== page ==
06/07/2019 | Press release | Distributed by Public on 06/07/2019 05:46
Meeting Coverage of 2019 Updated ADA Standards of Medical Care in Diabetes to Include Role of Icosapent Ethyl as a Management Option for Diabetic Patients with Cardiovascular Risks, Based on Landmark REDUCE-ITTM Trial
Approximately 10 Million People with Diabetes Are at Elevated Risk of Cardiovascular Disease1,2
BEDMINSTER, N.J., and DUBLIN, Ireland, June 07, 2019 (GLOBE NEWSWIRE) -- Amarin Corporation plc (NASDAQ:AMRN), a pharmaceutical company focused on improving cardiovascular health, today announced that three Amarin-supported posters will be presented at the American Diabetes Association 79th Scientific Sessions in San Francisco, June 7 - 11, 2019. All three posters highlight important findings regarding the challenges of current treatment options for diabetes patients with cardiovascular risks. More than 30 million adults in the United States have diabetes, 10 million of whom are considered at elevated risk for cardiovascular events, despite being on cholesterol-management medicines.1,2
'What we have learned through our landmark clinical trial, REDUCE-ITTM, as well as other research, is that cholesterol and diabetes management is not enough to effectively treat cardiovascular disease in patients with diabetes and other risk factors,' said Craig Granowitz, M.D., Ph.D., chief medical officer of Amarin. 'Cardiovascular disease is the No. 1 cause of death in people with diabetes. We applaud the ADA for highlighting the need to better understand and address increased cardiovascular risk in patients with diabetes.'
Recently, the ADA issued important updates to its Standards of Care recommendations, now including a Level 'A' recommendation to consider icosapent ethyl to reduce cardiovascular (CV) risk in patients with diabetes and atherosclerotic cardiovascular disease (ASCVD) or other cardiac risk factors on a statin with controlled LDL-C (bad cholesterol), but with elevated triglycerides (135-499 mg/dL), based on the outcome of the Reduction of Cardiovascular Events with Icosapent Ethyl-Intervention Trial (REDUCE-IT).
In REDUCE-IT, icosapent ethyl capsules provided a 25% relative risk reduction compared to placebo in the first occurrence of a major adverse CV event (MACE) in the intent-to-treat population consisting of a composite of cardiovascular death, nonfatal myocardial infarction (MI or heart attack), nonfatal stroke, coronary revascularization (procedures such as stents and by-pass) and unstable angina requiring hospitalization. For total (first and subsequent) cardiovascular events, icosapent ethyl provided a statistically significant 30% risk reduction compared to placebo in the statin-treated patient population studied in REDUCE-IT.3,4 This total event result reflects that for every 1000 patients treated for 5 years, approximately 159 MACE (major adverse cardiovascular events) could be prevented with icospent ethyl versus placebo, including prevention of approximately 12 cardiovascular deaths, 42 heart attacks (myocardial infarctions), 14 strokes, 76 coronary revascularizations and 16 episodes of hospitalization for unstable angina. Among the patients studied, 59 percent had diabetes.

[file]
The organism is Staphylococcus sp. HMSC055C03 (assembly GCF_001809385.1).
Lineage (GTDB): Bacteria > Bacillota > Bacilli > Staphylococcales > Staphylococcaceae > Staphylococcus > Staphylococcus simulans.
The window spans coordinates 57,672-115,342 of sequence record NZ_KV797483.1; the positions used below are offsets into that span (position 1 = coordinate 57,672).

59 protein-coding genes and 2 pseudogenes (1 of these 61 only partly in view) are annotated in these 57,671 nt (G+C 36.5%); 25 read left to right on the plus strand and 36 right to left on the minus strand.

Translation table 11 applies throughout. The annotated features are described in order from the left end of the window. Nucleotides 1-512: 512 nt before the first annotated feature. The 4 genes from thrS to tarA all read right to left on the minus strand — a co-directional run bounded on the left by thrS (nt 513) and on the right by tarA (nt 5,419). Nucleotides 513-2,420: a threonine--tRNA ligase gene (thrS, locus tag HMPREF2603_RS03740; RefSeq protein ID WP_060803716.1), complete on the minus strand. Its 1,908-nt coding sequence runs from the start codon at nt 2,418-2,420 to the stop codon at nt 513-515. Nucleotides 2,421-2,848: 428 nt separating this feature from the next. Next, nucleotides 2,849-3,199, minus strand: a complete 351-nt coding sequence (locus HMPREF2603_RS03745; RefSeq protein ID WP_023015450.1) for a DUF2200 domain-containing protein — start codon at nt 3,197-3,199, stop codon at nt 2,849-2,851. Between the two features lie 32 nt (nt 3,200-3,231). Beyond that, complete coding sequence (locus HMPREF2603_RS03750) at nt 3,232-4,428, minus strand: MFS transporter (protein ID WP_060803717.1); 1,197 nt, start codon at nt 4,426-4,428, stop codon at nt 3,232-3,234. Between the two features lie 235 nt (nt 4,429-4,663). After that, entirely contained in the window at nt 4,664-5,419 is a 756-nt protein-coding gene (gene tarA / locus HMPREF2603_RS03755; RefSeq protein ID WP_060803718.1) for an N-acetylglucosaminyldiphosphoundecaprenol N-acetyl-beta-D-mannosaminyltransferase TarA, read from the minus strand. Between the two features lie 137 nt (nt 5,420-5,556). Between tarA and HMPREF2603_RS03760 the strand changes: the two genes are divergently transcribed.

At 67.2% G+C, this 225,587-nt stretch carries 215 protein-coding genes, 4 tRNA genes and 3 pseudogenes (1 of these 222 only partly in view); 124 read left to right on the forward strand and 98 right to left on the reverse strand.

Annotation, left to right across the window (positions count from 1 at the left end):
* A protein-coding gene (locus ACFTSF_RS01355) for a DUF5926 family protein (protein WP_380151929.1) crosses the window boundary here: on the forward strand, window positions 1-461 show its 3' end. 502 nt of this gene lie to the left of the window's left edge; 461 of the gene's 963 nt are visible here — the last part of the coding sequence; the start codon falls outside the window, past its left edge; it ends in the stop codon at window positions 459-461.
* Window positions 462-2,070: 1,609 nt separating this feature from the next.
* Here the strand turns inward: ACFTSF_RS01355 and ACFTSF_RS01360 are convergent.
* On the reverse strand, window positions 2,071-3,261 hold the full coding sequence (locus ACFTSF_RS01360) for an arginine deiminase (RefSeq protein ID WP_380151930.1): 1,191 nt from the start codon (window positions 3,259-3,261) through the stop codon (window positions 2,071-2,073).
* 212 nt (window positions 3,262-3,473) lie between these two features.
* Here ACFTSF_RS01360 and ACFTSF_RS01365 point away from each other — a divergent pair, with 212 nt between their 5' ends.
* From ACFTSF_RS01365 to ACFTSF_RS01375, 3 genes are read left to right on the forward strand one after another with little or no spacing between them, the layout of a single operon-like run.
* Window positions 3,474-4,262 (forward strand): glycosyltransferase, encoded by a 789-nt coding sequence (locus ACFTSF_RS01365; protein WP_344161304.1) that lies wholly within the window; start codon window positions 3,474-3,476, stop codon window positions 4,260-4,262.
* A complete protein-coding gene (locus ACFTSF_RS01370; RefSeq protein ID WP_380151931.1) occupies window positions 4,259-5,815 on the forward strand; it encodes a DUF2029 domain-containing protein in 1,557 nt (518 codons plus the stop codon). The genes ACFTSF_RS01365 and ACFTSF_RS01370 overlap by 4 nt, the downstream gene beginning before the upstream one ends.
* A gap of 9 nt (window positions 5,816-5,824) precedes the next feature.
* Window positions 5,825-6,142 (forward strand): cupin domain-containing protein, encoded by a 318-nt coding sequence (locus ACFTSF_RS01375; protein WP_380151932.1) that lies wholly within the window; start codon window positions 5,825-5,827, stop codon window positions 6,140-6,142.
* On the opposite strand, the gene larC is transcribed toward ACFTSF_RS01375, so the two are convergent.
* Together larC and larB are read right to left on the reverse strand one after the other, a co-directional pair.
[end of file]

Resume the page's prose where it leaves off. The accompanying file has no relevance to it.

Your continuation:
Adverse events occurring with icosapent ethyl use at greater than 5% and greater than placebo were: peripheral edema (6.5% icosapent ethyl versus 5.0%), although there was no increase in the rate of heart failure in icosapent ethyl patients; constipation (5.4% icosapent ethyl versus 3.6%), although mineral oil, as used as placebo, is known to lower constipation; and atrial fibrillation (5.3% icosapent ethyl versus 3.9%), although there were reductions in rates of cardiac arrest, sudden death and myocardial infarctions observed in icosapent ethyl patients. More information on safety data associated with REDUCE-IT is provided below.
Amarin-Supported Research to be Presented at the ADA Scientific Sessions
Association Between Triglycerides and Residual Cardiovascular (CVD) Risk in Patients with Type 2 Diabetes and Established CVD: An Analysis of the BARI2D Trial, Abstract 1472-P, Embargoed Until Saturday, June 8, 11:30 a.m (Pacific Daylight Time).
Neha J. Pagidipati, M.D., MPH; Ann Marie Navar, M.D., Ph.D.; Hillary Mulder, M.S.; Daniel Wodjyla, M.S.; Sephy Philip, RPh, PharmD; Craig Granowitz, M.D., Ph.D.; Eric D. Peterson, M.D., MPH.
Long-term Statin Persistence is Poor Among High-Risk Patients with Baseline Diabetes: A Real-World Administrative Claims Analysis of the Optum Research Database, Abstract 616-P, Embargoed Until Monday, June 10, noon (Pacific Daylight Time),
Peter P. Toth, M.D., Ph.D., Craig Granowitz, M.D., Ph.D. Michael Hull, MS; Sephy Philip, RPh, PharmD.
Late-Breaking Poster Presentation
Eicosapentaenoic Acid (EPA) Inhibits Human HDL Oxidation in a Concentration-Dependent Manner at a Pharmacologic Dose in Vitro, Abstract 612-P; Embargoed Until Saturday, June 8, 11:30 a.m. (Pacific Daylight Time) (New Concepts in Lipidology); Monday, June 10, noon (Pacific Daylight Time) (General Poster Session)
Samuel, C.R. Sheratt, B.S.; R. Preston Mason Ph.D.